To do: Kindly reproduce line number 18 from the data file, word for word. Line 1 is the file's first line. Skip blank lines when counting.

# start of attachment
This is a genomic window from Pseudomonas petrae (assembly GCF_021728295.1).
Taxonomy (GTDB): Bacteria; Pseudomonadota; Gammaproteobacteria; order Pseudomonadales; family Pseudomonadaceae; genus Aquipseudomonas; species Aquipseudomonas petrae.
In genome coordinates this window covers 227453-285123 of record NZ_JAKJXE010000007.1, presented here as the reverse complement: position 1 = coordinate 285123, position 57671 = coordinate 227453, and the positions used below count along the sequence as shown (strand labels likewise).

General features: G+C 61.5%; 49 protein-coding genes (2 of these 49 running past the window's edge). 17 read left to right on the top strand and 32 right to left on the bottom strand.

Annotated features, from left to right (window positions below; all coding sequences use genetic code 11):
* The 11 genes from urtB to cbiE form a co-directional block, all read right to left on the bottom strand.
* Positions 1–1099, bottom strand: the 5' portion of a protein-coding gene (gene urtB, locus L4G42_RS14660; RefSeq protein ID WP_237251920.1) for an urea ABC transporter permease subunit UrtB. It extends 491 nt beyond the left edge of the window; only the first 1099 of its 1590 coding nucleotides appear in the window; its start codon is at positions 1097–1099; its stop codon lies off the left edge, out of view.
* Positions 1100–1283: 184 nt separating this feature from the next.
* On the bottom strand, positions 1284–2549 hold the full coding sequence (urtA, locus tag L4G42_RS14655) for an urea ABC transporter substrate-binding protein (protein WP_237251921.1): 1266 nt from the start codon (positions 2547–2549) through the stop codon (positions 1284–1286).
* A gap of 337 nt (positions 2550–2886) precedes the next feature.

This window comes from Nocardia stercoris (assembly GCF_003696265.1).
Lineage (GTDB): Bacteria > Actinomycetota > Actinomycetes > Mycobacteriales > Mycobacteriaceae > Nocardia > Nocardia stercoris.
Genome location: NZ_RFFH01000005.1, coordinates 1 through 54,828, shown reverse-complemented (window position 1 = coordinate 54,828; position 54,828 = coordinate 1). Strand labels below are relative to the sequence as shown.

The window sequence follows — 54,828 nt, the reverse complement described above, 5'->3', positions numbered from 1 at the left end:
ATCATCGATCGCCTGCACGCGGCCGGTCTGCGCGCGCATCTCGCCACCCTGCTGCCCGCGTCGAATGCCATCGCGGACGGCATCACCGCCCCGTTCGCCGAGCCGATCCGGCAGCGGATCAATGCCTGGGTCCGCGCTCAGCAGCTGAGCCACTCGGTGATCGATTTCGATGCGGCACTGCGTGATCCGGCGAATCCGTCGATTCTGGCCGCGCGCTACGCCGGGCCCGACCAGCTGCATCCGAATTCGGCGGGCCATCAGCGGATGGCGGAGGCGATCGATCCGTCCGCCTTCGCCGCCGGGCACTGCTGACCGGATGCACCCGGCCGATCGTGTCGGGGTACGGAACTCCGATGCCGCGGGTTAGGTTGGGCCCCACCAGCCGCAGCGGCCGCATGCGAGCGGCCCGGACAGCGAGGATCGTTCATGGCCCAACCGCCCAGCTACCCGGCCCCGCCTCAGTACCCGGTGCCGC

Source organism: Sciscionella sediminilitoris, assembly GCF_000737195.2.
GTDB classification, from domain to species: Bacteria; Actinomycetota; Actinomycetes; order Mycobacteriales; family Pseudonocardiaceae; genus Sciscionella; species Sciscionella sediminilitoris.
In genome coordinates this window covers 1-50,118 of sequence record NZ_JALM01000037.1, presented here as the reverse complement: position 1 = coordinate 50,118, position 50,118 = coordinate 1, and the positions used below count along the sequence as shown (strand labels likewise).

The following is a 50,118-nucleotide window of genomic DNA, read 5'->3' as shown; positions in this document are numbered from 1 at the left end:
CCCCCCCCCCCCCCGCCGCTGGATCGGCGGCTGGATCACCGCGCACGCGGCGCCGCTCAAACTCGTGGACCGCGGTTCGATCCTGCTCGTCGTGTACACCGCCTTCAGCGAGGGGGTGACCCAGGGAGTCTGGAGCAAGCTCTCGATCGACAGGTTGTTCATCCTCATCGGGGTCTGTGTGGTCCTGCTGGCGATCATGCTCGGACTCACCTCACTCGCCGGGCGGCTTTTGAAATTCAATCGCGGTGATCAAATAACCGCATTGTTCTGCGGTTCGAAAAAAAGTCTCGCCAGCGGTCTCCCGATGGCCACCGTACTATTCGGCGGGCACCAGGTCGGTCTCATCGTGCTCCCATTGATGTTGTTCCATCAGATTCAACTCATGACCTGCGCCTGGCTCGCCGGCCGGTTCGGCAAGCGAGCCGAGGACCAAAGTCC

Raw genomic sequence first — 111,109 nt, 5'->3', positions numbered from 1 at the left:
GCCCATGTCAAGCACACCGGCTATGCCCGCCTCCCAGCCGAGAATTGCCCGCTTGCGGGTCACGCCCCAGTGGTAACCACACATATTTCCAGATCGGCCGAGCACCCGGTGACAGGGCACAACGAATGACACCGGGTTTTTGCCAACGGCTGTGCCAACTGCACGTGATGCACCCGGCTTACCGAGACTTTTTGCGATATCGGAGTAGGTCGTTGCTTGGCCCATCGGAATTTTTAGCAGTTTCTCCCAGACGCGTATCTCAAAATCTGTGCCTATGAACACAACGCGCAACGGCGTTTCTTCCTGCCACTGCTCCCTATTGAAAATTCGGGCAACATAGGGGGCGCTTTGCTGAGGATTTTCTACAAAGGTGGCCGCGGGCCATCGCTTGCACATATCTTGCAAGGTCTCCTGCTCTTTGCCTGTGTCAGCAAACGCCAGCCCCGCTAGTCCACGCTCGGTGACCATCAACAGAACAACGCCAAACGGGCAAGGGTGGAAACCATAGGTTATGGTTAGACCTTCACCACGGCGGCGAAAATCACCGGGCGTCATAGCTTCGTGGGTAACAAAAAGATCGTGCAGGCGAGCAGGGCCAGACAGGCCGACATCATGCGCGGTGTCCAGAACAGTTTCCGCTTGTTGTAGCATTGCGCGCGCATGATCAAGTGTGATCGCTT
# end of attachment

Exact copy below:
In genome coordinates this window covers 1-50,118 of sequence record NZ_JALM01000037.1, presented here as the reverse complement: position 1 = coordinate 50,118, position 50,118 = coordinate 1, and the positions used below count along the sequence as shown (strand labels likewise).